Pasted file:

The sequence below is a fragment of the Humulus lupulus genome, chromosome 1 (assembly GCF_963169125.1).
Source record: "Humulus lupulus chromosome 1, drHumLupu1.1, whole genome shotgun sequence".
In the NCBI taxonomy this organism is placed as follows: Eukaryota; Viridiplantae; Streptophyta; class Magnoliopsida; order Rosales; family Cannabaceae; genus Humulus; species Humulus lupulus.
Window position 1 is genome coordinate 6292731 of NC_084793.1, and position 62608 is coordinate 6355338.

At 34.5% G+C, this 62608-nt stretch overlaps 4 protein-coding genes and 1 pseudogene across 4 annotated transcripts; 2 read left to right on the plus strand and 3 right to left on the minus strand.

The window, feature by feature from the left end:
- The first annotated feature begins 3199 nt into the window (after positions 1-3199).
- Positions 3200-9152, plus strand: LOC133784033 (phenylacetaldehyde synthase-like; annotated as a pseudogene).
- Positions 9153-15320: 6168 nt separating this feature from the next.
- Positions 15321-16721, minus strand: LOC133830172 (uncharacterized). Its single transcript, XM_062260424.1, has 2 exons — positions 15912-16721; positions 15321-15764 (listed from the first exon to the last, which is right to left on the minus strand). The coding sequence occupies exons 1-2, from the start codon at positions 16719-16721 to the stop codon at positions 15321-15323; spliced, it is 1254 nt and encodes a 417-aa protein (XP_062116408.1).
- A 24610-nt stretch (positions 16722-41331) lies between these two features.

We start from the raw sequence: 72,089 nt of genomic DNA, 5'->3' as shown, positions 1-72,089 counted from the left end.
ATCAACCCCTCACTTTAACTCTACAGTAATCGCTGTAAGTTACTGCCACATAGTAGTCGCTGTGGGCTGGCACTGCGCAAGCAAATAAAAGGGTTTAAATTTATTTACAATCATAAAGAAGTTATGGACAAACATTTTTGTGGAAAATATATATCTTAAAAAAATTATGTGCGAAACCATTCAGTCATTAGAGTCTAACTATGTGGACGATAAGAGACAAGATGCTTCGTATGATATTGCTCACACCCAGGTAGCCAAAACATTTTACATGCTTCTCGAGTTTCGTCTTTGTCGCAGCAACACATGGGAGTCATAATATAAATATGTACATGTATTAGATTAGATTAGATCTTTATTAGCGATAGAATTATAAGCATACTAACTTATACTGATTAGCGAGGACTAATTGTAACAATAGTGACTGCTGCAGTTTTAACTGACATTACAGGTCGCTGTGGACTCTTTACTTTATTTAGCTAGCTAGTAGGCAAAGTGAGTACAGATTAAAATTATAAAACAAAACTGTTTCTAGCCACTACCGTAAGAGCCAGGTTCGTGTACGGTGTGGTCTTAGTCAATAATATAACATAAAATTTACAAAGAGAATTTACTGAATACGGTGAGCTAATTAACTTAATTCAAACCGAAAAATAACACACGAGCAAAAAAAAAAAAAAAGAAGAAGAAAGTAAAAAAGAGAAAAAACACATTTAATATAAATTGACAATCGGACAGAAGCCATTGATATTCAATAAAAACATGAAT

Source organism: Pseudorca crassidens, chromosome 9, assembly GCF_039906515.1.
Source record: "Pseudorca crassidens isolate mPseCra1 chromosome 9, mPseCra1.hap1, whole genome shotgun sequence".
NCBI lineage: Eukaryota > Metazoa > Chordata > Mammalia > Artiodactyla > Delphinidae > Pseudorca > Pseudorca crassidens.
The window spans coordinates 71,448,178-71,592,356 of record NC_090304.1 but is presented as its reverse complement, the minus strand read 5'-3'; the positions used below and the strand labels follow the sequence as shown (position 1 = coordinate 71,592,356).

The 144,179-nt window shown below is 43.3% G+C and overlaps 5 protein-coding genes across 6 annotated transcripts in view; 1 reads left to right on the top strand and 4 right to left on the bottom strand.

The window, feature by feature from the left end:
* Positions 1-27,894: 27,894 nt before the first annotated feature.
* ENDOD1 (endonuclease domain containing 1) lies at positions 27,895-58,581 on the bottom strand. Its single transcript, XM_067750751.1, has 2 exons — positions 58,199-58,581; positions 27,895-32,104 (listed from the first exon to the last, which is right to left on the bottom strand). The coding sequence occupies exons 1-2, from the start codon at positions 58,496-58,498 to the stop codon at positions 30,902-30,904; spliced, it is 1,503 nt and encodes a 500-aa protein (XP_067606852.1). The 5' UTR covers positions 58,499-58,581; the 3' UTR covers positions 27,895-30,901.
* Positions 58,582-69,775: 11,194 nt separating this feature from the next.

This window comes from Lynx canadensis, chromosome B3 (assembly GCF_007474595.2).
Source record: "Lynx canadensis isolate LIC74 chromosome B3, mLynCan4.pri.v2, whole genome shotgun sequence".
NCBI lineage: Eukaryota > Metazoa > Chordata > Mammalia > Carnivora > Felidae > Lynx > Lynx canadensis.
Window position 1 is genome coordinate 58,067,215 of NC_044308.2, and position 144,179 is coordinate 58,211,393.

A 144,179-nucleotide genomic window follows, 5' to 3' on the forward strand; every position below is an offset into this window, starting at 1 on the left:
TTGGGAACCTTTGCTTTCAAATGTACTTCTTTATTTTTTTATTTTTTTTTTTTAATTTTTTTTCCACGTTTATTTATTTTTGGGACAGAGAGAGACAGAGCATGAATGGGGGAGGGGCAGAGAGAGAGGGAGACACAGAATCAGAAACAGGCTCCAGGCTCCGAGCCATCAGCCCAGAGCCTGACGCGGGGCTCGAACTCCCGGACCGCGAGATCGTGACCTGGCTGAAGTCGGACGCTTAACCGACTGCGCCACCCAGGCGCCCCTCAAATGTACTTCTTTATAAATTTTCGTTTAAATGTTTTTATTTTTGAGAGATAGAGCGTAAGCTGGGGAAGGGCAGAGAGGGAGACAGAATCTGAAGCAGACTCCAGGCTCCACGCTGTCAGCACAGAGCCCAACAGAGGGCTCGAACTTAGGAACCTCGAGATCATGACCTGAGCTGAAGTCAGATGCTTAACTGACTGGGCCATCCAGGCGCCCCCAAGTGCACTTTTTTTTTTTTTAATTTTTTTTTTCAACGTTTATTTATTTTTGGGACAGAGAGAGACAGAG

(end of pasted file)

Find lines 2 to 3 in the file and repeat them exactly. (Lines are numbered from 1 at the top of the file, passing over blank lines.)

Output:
Source record: "Humulus lupulus chromosome 1, drHumLupu1.1, whole genome shotgun sequence".
In the NCBI taxonomy this organism is placed as follows: Eukaryota; Viridiplantae; Streptophyta; class Magnoliopsida; order Rosales; family Cannabaceae; genus Humulus; species Humulus lupulus.